Kathy Shaidle

Hot Post: British reporter’s anti-Palin Tea Party dispatch sounds frankly made up

Posted on August 1 2010 7:00 pm
Kathy Shaidle blogs at FiveFeetOfFury, now entering its 11th year online. Her latest book is Acoustic Ladylandkathy shaidle, which Mark Steyn calls "a must-read."

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Editors Note: On Sundays we’re going to start a new feature where we re-publish some of the most popular and important posts of the week for those who might have missed them. This post from Kathy Shaidle was originally published here on July 25

In Evelyn Waugh’s 1938 comic novel Scoop, a foreign correspondent for the Daily Mail finds himself covering an African civil war that inconveniently declines to provide British reporters with much in the way of juicy (or, more accurately, bloody) stories. Undeterred, said British reporters simply make them up.

Which, of course, would never happen in real life…

Today finds a real life Daily Mail reporter, Jane Fryer, dispatched to the wilds of Kansas to make fun of cover the Tea Party and Sarah Palin. Ms. Fryer adopts the semi-detached attitude of another observant “Jane” — name of Goodall.

About three paragraphs in, my B.S. Detector went off. Eventually, I had to unscrew the back of the thing and pull the batteries out, just so I could read her whole story.

And what a story Ms Fryer has filed. A tale of angry, elderly “Tea Baggers” muttering about Obama being a secret communist Muslim, while passing around plates of homemade cookies between (ew!) prayers. It begins:

It is eight in the evening and 86 degrees and, so far, my new friends have carefully laid out some chocolate chip cookies, said a prayer, pledged allegiance to the flag and had a good old rant about President Obama and what they call ‘his evil communist dictatorial government’.

Now everyone’s getting very excited about Sarah Palin. Particularly a large man called Herb who has a farmer’s tan, a cheek full of tobacco and a very pink face.


‘What’s more, she’s got good old common horse sense, as we call it round here,’ chips in his white-haired neighbour. ‘She tells it like it is. And she can shoot and skin a moose! Not many world leaders can do that.’

Goodness, I say. Very quietly and to myself.

Because while here in Sharon Mrs Palin is worshipped, outside America she is widely viewed as a figure of fun  —  the batty Alaskan ex-Governor who supposedly didn’t know Africa was a continent, thought she could see Russia from her front lawn and whose tawdry domestic life is a cross between Desperate Housewives and Alaskan comedy Northern Exposure.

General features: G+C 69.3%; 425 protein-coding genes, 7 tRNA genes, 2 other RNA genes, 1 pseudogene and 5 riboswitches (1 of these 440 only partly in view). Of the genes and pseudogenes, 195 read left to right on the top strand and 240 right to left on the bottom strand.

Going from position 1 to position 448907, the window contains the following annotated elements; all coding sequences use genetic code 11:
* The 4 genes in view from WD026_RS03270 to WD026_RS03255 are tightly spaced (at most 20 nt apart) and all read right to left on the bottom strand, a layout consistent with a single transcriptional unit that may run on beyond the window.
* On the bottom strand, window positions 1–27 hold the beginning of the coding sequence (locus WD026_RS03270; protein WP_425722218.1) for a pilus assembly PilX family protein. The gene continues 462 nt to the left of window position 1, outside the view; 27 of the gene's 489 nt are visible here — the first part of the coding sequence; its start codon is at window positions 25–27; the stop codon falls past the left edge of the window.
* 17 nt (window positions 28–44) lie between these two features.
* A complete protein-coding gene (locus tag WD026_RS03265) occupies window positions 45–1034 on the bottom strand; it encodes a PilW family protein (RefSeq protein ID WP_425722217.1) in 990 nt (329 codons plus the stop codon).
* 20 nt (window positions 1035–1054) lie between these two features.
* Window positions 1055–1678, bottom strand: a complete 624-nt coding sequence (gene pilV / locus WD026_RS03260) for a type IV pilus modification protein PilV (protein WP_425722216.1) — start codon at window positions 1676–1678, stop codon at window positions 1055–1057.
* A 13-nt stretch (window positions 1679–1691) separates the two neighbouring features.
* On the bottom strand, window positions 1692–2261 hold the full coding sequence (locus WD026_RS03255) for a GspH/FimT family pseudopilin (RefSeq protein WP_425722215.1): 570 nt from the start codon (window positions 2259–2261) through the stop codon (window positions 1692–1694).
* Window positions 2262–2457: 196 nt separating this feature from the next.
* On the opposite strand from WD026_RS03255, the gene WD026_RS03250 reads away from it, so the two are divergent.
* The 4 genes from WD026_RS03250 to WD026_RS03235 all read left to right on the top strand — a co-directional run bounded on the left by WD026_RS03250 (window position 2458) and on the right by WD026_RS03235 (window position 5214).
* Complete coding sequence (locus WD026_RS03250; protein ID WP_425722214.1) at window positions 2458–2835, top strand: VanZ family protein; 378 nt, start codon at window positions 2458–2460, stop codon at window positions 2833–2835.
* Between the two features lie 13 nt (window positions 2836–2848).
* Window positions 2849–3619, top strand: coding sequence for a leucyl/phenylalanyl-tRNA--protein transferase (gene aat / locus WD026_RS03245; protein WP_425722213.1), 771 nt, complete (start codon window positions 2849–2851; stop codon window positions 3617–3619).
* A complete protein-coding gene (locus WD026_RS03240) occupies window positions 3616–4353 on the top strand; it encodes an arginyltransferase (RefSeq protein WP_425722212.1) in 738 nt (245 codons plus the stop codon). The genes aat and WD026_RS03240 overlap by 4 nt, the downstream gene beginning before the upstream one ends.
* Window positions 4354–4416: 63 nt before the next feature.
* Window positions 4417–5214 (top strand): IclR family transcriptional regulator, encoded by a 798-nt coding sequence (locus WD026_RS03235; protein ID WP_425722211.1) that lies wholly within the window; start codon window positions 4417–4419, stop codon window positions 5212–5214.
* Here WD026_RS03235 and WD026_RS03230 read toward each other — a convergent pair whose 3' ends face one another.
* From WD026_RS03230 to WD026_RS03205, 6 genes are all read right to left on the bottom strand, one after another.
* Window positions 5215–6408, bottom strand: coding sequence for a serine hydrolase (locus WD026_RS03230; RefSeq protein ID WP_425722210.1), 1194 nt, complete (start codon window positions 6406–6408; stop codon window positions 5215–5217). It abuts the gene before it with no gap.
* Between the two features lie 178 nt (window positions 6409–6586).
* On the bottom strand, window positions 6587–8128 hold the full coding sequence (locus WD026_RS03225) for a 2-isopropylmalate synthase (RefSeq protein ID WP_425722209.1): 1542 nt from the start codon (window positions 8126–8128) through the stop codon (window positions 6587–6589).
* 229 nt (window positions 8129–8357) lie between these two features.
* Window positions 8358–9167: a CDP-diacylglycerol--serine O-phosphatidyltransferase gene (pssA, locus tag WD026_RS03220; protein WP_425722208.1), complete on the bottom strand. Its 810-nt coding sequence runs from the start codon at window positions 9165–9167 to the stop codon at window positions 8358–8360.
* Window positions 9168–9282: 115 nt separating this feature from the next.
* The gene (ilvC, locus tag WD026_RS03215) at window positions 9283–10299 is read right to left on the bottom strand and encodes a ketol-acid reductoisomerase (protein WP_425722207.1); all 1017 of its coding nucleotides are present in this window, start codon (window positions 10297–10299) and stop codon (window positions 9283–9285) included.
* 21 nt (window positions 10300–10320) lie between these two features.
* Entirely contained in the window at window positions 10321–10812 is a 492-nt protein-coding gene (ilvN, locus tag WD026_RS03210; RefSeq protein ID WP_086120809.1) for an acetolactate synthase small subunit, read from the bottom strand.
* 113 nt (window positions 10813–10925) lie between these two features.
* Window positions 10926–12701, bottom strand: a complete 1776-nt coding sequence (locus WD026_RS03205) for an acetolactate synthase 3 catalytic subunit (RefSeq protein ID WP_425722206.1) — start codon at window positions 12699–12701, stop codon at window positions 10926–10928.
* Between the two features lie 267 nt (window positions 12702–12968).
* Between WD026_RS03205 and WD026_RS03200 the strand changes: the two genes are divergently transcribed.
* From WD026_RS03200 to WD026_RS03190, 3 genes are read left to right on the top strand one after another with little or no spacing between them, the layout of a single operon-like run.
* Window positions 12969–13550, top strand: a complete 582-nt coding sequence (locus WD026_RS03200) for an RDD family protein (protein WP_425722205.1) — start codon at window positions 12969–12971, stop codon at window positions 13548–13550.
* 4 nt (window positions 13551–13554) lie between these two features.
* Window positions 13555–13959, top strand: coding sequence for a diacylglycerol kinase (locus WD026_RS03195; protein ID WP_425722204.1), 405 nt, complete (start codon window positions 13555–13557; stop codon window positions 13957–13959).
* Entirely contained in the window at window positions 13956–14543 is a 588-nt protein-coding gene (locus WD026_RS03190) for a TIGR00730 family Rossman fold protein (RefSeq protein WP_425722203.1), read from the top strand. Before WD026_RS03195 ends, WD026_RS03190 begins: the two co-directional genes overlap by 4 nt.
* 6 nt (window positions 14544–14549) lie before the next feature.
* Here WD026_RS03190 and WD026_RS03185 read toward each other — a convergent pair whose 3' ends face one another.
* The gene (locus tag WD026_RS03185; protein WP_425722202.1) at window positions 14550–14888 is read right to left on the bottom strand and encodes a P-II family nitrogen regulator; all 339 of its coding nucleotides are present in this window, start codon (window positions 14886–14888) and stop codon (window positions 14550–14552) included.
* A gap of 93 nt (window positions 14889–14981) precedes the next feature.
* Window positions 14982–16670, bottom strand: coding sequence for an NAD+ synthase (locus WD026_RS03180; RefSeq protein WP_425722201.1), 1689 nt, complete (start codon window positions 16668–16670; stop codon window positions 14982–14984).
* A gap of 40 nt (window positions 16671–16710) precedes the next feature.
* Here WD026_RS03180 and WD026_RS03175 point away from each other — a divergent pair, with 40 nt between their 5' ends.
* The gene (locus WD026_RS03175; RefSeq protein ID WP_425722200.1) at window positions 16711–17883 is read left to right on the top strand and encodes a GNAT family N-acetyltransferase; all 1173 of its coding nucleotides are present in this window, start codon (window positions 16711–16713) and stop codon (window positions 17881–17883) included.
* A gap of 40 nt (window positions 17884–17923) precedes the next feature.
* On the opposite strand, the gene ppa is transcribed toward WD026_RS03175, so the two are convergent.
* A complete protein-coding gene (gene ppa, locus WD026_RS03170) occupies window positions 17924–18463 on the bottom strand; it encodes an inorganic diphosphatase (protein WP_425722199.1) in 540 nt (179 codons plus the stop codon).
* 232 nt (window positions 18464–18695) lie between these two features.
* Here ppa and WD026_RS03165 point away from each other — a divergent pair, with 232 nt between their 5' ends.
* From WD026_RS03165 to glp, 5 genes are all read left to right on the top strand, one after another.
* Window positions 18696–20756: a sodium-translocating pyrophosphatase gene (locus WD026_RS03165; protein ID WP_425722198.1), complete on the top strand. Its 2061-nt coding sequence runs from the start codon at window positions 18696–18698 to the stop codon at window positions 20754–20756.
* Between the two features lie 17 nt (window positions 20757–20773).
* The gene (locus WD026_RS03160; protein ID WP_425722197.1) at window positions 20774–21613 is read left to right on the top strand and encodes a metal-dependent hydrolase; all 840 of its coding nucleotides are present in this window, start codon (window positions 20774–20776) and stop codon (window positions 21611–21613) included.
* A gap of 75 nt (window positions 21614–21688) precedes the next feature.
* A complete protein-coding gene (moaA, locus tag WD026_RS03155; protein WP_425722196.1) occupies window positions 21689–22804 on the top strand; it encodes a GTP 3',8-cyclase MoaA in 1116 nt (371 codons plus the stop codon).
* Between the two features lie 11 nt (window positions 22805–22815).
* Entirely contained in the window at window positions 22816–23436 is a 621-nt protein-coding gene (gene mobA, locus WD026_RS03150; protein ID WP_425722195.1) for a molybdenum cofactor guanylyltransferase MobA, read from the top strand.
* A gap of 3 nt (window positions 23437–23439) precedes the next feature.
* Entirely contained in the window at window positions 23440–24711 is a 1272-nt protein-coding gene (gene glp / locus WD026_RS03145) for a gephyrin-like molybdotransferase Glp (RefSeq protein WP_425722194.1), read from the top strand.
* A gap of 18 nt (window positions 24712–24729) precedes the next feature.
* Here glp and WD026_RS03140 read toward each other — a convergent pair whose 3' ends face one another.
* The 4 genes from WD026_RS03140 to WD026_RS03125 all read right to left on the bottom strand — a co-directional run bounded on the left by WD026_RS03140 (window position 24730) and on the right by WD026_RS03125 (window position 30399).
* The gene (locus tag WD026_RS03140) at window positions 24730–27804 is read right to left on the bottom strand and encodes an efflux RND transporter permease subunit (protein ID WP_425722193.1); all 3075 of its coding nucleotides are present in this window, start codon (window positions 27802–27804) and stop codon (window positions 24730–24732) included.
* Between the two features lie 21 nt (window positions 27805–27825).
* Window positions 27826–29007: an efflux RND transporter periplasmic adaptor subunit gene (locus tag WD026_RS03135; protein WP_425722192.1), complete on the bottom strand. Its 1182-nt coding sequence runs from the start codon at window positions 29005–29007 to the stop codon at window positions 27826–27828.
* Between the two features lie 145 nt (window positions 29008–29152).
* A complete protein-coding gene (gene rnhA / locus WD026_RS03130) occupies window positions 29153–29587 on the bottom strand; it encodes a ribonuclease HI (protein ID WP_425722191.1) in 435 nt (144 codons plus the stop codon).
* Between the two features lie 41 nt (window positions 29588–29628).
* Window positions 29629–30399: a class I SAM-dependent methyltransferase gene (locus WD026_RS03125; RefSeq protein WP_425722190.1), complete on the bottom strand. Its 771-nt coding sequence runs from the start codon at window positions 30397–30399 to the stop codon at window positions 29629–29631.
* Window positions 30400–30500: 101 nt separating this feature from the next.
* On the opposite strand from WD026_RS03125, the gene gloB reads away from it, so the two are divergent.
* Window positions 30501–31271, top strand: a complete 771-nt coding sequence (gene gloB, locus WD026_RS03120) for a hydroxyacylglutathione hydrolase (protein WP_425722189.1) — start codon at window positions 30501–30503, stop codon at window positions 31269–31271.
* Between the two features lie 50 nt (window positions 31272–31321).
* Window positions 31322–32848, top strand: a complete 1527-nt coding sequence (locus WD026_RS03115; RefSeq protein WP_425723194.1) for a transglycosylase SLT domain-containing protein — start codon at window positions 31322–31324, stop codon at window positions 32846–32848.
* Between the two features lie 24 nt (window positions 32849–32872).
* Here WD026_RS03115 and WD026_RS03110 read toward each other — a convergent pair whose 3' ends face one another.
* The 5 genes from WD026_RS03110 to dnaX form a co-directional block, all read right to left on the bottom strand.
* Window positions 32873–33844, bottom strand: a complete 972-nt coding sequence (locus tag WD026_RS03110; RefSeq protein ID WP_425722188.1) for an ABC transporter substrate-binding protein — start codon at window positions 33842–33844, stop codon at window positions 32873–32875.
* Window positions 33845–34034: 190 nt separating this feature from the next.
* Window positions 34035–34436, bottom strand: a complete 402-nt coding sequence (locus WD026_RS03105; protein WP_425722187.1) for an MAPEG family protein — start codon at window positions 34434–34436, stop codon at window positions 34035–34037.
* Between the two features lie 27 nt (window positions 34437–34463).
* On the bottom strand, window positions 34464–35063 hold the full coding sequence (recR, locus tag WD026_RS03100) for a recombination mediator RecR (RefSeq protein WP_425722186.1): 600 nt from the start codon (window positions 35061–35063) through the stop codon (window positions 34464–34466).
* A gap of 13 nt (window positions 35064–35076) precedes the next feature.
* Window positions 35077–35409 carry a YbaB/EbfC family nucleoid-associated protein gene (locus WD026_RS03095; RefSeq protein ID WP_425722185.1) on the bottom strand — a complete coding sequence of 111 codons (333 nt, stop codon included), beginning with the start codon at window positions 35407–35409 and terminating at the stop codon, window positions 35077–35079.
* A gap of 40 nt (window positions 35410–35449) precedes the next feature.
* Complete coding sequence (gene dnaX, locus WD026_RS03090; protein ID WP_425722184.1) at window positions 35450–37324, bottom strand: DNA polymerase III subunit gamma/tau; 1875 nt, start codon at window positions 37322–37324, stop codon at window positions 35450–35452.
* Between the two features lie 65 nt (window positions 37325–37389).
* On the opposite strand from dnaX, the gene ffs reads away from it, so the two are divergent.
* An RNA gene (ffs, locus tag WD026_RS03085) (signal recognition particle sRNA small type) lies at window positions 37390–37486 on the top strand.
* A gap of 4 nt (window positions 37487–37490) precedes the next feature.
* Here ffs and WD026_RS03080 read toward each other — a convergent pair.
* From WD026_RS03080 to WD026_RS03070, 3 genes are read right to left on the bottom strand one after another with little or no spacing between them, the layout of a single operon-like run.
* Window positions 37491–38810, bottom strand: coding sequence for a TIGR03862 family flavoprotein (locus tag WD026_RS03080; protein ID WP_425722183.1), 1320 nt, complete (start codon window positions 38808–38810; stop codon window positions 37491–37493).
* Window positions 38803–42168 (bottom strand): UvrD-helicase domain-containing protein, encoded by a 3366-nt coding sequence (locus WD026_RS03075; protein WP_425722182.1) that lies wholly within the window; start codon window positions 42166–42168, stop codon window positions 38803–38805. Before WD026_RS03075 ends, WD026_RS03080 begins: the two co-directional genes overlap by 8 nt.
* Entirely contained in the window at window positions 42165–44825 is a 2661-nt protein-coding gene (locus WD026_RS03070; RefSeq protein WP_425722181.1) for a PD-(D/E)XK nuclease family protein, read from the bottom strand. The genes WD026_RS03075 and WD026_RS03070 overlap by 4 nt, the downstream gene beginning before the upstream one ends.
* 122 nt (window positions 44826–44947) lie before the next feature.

Where to start? The “Africa” story is a third hand rumor spread by unnamed McCain staffers not known for their affection for Palin.

And Ms Fryer is evidently the last sentient being who doesn’t “get” that the “Russia” remark was the punchline of a SNL sketch and not an authentic Palin quote.

Soon we’re introduced to “Tom” who wears “a ten-gallon hat” and says to Fryer, “Which is where Sarah Palin comes in. She’s a proper leader.”

Unless “Tom” and his “ten-gallon hat” did their post-grad at Oxford or Cambridge, I can’t figure out how he picked up the adjective “proper” while residing in Kansas. Maybe he gets Coronation Street on his satellite dish. (Of an evening.)

Then one individual supposedly informs Fryer that Obama is “not fit to be a hair on Abraham Lincoln’s rear end.” I ask you…

We’re subsequently treated to a typical British slam at Palin for committing the venal sin of getting rich (something it is much harder to do in England):

In less than a year, she’s made more than £10 million from her memoirs, Going Rogue, charges £70,000 per speech and has reportedly developed diva tendencies to go with it  —  insisting on first-class travel or private jet ‘of at least the size of a Lear 60’ and, inexplicably, insists on bendy straws for her bottled water.

Ah yes, those world historical bendy straws.

Along with being somewhat affronted that other areas of the world are, you know, warm in the summer, Ms Fryer is one of those provincial cum sophisticated British reporters who’s both disgusted and fascinated by the trappings of success, such as the “riders” — many far stranger than those — embedded in every celebrity’s public appearance contracts.

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